"Danger brings out the best in a man."
Jean Reynaud (Jean-Louise Trintigant) is bored with his upper-class Parisian life – bored with his job, bored with his wife, Danielle (Erika Blanc), bored with his mistress, and even his hobbies fail to challenge him. So when he hears his beautiful blonde neighbor Nicole (Carroll Baker) getting beaten by her boyfriend, Klaus (Horst Frank) Jean comes to the rescue and runs away with her, thrilled to have some excitement back in his life. But is Nicole the innocent victim she appears to be or is she the bait in a deadly trap? Jean soon finds that his life is in danger but who is it that wants him dead? And who can he trust? It all turns out to be more adventure than he bargained for.
So Sweet... So Perverse (not to be confused with So Sweet, So Dead) isn't your typical giallo in that it doesn't have a mysterious black-coated killer. Instead, the mystery is in unraveling the complicated con game and figuring out who is behind it. It's a sexy (rather than scary) giallo and the script is full of swanning, melodramatic dialogue and overwrought romantic proclamations. Carroll Baker gives the standout performance in a role that is custom-fit for her talents, alternating between demure, innocent victim and cold-blooded vixen.
- Jean-Louis Trintigant is a French acting legend who regained the public's attention just last year when his movie Amour was nominated for Best Picture at the Academy Awards.
- So Sweet... So Perverse is the second of three Lenzi-Baker collaborations. The trilogy also includes 1969's Paranoia (a.k.a. Orgasmo) and 1970's A Quiet Place To Kill which, technically, is not a giallo due to a lack of mystery in the plot.
- Co-writer Ernesto Gastaldi would go on to become one of the greatest screenwriters in the world of giallo, creating such films as The Case of the Bloody Iris, Death Walks at Midnight, and Torso.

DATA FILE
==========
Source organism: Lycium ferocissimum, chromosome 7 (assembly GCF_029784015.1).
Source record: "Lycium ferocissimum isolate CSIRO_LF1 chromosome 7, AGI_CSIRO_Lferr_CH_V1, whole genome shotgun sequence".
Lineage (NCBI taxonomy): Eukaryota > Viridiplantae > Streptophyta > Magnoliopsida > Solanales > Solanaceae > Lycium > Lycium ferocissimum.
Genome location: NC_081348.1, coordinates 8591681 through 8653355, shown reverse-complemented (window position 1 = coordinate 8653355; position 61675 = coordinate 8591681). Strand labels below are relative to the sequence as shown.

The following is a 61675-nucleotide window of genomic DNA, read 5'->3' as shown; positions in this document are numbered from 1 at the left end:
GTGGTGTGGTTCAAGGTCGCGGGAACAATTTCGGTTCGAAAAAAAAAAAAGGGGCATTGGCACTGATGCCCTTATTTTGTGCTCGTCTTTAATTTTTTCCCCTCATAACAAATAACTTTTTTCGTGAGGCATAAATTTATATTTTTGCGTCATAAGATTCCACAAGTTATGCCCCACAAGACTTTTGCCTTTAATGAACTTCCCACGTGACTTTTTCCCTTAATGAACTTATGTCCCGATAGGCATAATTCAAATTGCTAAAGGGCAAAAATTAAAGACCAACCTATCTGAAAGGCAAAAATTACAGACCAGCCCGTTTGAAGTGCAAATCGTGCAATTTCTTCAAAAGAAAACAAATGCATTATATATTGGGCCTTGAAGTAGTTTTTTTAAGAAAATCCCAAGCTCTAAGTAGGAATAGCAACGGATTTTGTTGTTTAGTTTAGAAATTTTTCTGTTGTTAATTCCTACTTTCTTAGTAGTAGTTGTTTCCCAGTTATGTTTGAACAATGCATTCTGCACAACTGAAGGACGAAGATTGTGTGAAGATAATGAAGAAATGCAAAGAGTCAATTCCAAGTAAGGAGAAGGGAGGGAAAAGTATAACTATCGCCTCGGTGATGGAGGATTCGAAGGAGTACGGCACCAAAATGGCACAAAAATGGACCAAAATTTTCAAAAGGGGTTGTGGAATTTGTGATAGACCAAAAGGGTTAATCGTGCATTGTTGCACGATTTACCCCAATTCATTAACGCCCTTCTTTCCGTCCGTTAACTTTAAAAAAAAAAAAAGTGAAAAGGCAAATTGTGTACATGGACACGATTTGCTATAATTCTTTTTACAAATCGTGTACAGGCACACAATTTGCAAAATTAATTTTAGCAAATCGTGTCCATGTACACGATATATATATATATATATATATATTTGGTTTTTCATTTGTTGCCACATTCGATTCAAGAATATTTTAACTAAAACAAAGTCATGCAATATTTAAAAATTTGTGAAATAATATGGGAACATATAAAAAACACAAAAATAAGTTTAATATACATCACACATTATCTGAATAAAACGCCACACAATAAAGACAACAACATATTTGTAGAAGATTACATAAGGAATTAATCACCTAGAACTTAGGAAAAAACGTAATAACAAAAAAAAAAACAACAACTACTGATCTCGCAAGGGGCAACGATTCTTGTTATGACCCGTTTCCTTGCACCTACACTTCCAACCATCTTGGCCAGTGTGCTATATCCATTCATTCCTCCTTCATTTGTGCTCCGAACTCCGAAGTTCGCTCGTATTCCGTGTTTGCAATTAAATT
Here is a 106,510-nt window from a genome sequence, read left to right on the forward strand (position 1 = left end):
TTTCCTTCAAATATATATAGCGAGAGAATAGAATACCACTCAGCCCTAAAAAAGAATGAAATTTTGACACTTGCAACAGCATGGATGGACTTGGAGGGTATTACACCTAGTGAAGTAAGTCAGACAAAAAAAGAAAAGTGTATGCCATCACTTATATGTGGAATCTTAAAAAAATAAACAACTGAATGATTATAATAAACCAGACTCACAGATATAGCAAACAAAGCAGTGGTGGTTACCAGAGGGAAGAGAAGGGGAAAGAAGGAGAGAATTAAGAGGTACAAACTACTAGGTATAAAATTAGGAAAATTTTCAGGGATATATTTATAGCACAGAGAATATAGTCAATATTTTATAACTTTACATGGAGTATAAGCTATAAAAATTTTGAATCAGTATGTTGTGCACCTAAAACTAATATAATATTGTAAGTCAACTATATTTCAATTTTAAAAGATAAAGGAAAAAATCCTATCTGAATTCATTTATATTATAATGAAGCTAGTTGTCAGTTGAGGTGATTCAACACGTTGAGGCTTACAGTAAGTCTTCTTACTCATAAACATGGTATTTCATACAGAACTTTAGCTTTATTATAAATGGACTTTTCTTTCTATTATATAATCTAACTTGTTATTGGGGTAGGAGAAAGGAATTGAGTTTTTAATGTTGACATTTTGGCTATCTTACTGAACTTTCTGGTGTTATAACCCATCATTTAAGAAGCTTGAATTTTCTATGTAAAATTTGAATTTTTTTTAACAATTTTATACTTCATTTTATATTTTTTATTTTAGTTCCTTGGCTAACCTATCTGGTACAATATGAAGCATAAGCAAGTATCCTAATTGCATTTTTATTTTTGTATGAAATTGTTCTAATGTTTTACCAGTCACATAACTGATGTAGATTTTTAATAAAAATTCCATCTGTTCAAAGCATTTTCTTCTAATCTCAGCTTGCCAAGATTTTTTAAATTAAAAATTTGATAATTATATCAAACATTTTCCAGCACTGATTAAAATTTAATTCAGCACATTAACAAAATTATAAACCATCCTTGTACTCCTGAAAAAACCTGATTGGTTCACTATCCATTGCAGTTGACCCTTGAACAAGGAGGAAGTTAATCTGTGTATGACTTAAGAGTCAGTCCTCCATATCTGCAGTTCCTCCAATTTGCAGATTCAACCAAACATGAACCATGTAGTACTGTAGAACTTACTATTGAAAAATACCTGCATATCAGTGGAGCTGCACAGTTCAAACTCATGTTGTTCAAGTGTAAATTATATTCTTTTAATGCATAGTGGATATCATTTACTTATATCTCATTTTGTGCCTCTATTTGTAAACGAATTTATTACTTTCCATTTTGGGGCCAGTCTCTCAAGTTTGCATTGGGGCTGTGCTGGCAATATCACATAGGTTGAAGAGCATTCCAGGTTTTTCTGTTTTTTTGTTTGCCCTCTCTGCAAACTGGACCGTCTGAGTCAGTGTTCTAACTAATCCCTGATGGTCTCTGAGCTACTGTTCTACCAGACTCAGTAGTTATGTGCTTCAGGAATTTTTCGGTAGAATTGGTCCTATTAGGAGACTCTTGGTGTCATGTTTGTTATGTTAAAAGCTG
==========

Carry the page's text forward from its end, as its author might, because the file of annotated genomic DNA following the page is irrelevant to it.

Early in the movie, we're treated to a crazy psychedelic flashback/dream sequence, rendered in bold colors and wild, spinning camera moves. The short segment really stands out in what is otherwise a conservatively-shot film and it presages the more innovative work of both Lucio Fulci and Dario Argento.
Danielle throws a fancy cocktail party for the Paris elite and, for some reason, invites a stripper as the entertainment. She's quick to show off the goods. How was this a good idea?
Apparently in France, mistresses can claim their lovers' inheritances. Seriously? Even though we're talking about the French, I find it a little hard to believe.
As the most dynamic and interesting character, Nicole gets all the best clothes. She wears this dress early in the movie and it really illustrates her fragile emotional state well – agitated, confused, and blue.
Later, at the cocktail party, things turn on their heads as Danielle glams it up, dripping in diamonds and bold red sequins...
... while Nicole shows up in a frumpy pantsuit that looks like bad upholstery.
That's the stripper in the background, by the way, wearing only a pink boa, bikini bottoms, and butterfly pasties.